Wild ancient forests where the trees touch the sky
Our partners from Foreste Casentinesi NP, Italy confirmed interest to become a member of the European Wilderness Network. Today they proudly present their wilderness area:
In central Italy, on the Apennines’ mountains between Tuscany and Romagna, Florence and the Adriatic coast, there is an amazing spot of biodiversity protected by the Foreste Casentinesi National Park (from 1993), with a huge amount of rare fauna and flora species: centuries-old white spruce and beech forests which contain also hermitages and sanctuaries, an incredible net of water sources, streams and falls, and the signs of an historical abandoned rural culture and society, counting just few human inhabitants today.
The Park has the highest national forestry coverage (more than 80%), and its ancient beech forests have just applied inside the UNESCO “tentative list” for becoming a World Heritage Site. Its bio- and zoo-cenosis could be considered almost complete, with a very well defined ecosystem balance from the most important predators (wolves, eagles) to their most common preys (ungulates and rodents), very close to wilderness parameters, and very autonomous from human intervention in indemnifying damages. In the recent time black woodpecker, wildcat and pine-marten has been detected, whereas in the past time (first decades of XVIII century) also the brown bear was present.Wilderness in Foreste Casentinesi NP, Italy (photo: Mr. Andrea Gambassini)
In the middle hearth of the protected area it grows, in all its wild beauty, the first Italian Integral Nature Reserve of Sasso Fratino: 764 hectares of wilderness closed to visitors since 1959, dominated by beech trees in its highest part, mingled with other broad-leaved trees as well as big holly trees and old yews below the altitude of 1200. The value of this reserve lies not only in the enormous wealth of species, but also in the wood structure itself: new-born, adolescent, old, sick and dead trees coexist in this area where everything is left as it is, and man for once has restricted himself to look and learn.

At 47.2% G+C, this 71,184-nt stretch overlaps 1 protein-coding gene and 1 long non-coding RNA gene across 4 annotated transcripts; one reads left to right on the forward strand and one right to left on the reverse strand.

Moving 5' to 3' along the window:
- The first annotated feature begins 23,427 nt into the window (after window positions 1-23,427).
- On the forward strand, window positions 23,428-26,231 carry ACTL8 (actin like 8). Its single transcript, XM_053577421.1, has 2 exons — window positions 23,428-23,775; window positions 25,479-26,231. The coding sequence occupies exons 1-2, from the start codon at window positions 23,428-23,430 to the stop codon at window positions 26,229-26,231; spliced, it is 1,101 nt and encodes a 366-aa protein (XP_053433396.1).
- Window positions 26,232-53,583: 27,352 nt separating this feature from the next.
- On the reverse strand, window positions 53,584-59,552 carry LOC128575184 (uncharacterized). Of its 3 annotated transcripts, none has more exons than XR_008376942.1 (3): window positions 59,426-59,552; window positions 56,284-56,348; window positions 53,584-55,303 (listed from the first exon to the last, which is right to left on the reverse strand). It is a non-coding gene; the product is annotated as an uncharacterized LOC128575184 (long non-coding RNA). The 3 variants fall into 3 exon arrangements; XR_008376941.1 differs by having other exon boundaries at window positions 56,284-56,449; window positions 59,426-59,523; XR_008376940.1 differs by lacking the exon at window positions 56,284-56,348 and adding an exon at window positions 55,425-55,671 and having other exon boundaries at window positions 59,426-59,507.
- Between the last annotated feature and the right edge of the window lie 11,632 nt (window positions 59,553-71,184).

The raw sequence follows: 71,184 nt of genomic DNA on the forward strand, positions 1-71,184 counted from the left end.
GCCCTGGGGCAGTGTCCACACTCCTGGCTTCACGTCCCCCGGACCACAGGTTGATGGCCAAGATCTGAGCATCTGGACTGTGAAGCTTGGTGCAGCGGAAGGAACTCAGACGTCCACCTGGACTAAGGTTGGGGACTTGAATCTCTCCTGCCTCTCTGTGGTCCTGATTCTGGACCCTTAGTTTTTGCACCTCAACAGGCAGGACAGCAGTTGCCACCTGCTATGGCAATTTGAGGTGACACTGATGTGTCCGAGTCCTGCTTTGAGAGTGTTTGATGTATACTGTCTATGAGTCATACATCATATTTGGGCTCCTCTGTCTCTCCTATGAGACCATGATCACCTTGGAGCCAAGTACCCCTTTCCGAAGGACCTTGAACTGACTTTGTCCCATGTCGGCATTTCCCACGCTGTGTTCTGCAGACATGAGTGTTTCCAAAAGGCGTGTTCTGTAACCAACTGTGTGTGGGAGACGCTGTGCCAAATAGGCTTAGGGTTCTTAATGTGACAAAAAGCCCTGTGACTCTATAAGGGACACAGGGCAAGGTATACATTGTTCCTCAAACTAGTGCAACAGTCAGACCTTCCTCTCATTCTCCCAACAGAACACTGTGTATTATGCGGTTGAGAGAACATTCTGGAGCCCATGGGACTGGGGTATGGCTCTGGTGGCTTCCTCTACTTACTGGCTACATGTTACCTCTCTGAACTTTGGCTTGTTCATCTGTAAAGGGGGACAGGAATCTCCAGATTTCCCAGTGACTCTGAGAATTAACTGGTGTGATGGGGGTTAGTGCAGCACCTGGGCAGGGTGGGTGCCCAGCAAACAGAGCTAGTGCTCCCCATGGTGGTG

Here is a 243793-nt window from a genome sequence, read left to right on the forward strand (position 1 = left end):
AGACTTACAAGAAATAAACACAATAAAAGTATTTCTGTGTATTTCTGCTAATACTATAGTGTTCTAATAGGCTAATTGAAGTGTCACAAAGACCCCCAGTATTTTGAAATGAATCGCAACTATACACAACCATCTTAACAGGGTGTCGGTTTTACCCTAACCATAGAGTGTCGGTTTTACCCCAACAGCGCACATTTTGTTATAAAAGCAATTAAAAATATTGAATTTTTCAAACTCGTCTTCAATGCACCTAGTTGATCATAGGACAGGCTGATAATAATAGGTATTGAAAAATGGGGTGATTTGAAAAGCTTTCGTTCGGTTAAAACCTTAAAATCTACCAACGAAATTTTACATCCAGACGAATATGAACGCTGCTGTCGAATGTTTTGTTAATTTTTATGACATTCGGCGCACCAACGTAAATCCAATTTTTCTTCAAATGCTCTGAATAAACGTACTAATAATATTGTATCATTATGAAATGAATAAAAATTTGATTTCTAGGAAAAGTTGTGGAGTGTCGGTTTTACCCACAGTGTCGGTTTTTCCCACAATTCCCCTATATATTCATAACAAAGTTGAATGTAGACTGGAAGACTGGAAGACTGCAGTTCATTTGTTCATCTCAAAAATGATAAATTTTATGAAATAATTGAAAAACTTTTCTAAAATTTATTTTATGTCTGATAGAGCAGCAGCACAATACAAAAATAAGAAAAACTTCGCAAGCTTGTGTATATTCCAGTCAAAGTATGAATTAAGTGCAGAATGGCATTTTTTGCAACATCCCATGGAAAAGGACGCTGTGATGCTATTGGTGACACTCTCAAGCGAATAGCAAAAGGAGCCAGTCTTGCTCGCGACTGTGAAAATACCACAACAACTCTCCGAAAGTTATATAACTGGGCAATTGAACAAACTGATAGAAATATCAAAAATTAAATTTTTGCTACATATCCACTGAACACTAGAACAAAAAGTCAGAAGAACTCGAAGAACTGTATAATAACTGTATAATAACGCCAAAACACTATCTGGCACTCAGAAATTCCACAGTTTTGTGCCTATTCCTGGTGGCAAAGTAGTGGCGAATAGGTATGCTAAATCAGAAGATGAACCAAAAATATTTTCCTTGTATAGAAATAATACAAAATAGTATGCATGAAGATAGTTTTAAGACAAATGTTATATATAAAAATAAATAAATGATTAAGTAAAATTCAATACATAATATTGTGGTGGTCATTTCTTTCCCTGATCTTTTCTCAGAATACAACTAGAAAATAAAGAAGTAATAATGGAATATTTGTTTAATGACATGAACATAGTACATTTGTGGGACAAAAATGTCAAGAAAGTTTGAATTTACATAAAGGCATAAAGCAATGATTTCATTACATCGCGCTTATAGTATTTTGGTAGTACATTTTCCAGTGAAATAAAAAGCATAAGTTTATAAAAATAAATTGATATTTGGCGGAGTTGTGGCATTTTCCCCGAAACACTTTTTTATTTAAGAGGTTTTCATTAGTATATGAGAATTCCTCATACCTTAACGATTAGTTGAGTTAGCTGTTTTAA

The whole National Park territory is affected by the return of the environment to a more natural state and extension, an important factor that leads to the restoring of biological independence and resistance, the increasing of available spaces for wild animals, and the creation of wild-life corridors for those species which needs to be preserved. The recent re-colonization of the wolves throughout Northern Apennines and – further, more recently – on the Alps, started exactly from these mountains and forests in the last 1970’s years.
Mattia Speranza – Foreste Casentinesi NP collaborator
with the contribution of:
Giorgio Boscagli – Foreste Casentinesi NP Director, Biologist, Wildlife Manager
Giuseppe Paris – President of “Friends of PNFC” Association